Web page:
The King's Speech

September 12

October 20, 2019

The Yard at Chicago Shakespeare

by David Seidler
directed by Michael Wilson

Playgoer’s Guide

Now is the winter of our discontent / Made glorious summer by this son of York…

–William Shakespeare

Albert, Duke of York and second son to King George V, stands by quite helpless as his elder brother David falls hopelessly, stubbornly in love with Wallis Simpson, the American sociality and divorcée. In 1936 David’s ascension to the throne and to the head of the Church of England are viewed by most in the government as incompatible with his impending marriage to Mrs. Simpson.

Since childhood, Albert (“Bertie” to his family) has spoken with an incapacitating stammer, undermining his confidence in himself and from all those around him—except his wife, Elizabeth, Duchess of York, who understands the depths of her husband’s intellect and humanity. She visits Harley Street, seeking out an Australian speech therapist named Lionel Logue. Logue’s practice soon reveals itself as offensive as it is unorthodox—both to the Duchess and to her husband, who abruptly terminate the relationship after a first session. Tormented by his struggle to speak, however, Albert returns to Logue to continue their work. Myrtle, Lionel’s wife, wants nothing but their return home to Australia. But as the threat of Nazi Germany looms over Europe’s sovereignty, the stakes grow infinitely higher—most of all, for the reluctant English king who must now lead his nation into way.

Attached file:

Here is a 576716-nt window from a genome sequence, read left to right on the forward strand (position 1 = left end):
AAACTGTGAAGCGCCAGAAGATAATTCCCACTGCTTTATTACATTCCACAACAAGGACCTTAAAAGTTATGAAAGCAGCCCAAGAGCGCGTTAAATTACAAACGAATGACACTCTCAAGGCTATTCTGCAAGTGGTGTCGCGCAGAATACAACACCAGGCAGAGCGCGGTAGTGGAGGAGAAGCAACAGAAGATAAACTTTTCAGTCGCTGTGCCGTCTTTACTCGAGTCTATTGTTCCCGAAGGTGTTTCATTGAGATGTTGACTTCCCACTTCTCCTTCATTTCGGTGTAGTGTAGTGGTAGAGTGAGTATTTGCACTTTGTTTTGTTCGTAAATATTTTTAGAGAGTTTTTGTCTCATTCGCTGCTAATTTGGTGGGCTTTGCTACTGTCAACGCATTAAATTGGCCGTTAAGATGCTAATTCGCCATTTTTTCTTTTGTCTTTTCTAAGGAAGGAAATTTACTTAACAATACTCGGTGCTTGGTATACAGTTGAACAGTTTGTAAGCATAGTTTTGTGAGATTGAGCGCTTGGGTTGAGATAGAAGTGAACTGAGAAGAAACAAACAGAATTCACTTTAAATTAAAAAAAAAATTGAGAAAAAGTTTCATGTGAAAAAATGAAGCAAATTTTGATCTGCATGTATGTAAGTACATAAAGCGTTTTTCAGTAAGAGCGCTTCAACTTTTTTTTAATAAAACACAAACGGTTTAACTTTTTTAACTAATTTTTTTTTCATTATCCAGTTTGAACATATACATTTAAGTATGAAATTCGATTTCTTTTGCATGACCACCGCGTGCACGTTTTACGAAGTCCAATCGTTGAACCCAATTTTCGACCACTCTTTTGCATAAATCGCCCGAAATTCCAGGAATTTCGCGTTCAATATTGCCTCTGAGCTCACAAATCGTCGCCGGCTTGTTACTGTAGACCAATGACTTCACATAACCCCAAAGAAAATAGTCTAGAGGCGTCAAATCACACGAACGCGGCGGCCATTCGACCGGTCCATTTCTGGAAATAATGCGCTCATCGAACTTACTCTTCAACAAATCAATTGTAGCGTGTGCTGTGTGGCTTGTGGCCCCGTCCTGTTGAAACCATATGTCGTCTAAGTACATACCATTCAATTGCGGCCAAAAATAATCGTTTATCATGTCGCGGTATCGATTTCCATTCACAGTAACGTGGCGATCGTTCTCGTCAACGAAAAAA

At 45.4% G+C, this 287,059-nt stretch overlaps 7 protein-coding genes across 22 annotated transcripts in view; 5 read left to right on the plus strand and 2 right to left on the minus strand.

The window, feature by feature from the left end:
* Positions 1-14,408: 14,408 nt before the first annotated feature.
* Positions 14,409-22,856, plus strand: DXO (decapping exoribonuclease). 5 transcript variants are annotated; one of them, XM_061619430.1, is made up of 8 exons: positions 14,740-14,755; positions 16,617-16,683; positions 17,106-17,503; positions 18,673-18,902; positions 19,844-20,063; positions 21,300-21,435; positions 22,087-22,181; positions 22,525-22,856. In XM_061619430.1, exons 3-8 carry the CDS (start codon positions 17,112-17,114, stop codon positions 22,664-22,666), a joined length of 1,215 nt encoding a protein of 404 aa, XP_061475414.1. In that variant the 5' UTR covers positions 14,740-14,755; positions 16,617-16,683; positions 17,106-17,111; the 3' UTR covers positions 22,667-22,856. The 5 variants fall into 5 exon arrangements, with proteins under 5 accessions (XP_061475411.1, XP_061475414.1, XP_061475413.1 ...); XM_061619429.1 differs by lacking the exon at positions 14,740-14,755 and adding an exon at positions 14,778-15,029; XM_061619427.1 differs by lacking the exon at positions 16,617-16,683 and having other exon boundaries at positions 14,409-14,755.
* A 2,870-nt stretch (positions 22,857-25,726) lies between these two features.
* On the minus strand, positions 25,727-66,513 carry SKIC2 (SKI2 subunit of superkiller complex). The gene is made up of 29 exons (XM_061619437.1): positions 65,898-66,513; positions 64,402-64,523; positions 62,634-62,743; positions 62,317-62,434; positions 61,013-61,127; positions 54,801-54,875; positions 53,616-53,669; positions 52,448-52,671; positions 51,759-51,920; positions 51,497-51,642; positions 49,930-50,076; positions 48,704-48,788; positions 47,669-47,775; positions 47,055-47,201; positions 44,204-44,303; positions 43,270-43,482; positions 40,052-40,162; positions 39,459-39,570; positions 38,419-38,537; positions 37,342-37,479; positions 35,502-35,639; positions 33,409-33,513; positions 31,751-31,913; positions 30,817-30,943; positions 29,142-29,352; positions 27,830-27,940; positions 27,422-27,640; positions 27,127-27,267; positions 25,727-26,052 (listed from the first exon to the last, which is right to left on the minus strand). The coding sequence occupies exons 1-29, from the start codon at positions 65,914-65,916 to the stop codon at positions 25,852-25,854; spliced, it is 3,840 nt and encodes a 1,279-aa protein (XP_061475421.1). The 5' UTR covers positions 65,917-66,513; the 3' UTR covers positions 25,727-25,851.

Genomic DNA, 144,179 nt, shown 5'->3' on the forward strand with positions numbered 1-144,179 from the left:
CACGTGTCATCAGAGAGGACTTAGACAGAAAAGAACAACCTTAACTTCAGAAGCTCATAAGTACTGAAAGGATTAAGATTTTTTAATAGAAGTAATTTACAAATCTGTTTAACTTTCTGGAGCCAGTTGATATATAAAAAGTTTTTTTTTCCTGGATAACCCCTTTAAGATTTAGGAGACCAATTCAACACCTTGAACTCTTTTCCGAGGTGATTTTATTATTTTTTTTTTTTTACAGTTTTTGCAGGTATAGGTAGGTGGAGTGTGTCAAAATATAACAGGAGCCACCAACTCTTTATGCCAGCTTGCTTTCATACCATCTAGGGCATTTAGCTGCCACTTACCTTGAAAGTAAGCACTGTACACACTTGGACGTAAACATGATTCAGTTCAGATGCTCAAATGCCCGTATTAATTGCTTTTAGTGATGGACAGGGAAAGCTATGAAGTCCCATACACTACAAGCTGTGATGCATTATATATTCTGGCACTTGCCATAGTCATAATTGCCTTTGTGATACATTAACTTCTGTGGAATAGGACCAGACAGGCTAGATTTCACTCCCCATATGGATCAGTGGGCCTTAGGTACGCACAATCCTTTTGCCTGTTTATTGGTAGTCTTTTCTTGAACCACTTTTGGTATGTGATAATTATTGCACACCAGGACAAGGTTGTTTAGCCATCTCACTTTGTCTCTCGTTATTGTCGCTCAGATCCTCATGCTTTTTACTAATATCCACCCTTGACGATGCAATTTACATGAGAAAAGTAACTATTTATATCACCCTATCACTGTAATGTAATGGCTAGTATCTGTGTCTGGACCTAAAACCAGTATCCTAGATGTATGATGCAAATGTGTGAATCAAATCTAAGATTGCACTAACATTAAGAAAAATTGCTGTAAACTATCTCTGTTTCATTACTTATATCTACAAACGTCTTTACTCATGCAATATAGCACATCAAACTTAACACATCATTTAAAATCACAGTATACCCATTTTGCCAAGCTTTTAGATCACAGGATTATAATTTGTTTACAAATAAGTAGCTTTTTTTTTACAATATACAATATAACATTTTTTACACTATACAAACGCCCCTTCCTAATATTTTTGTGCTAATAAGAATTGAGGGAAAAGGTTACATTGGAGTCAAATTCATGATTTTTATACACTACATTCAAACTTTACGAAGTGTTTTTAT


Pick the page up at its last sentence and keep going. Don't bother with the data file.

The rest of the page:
“I have found it impossible to carry on the heavy burden of responsibility and to discharge the duties of king, as I would wish to do, without the help and support of the woman I love.” On his 327th day on the throne, Albert’s brother David, King Edward VIII, signed the Instrument of Abdication on December 10, 1937, becoming only the fourth king in English history to renounce the throne—the first to do so voluntarily. The following evening Edward delivered a radio address to his former subjects and the world; on December 12, Albert was proclaimed King George VI.

In the wake of a revolution in mass communication decades before television, the Internet, and social media, George V became the first British monarch to broadcast live on radio. It was Christmas Day 1932, as the King spoke to millions of his subjects around the globe in their homes, with words carefully crafted by writer Rudyard Kipling. His son Albert, King George VI, would soon face a world that demanded its leaders to inspire through their broadcasted words. The Royal Christmas Message has since become a tradition still carried on by George VI’s daughter Elizabeth, with the first televised address airing in 1957.

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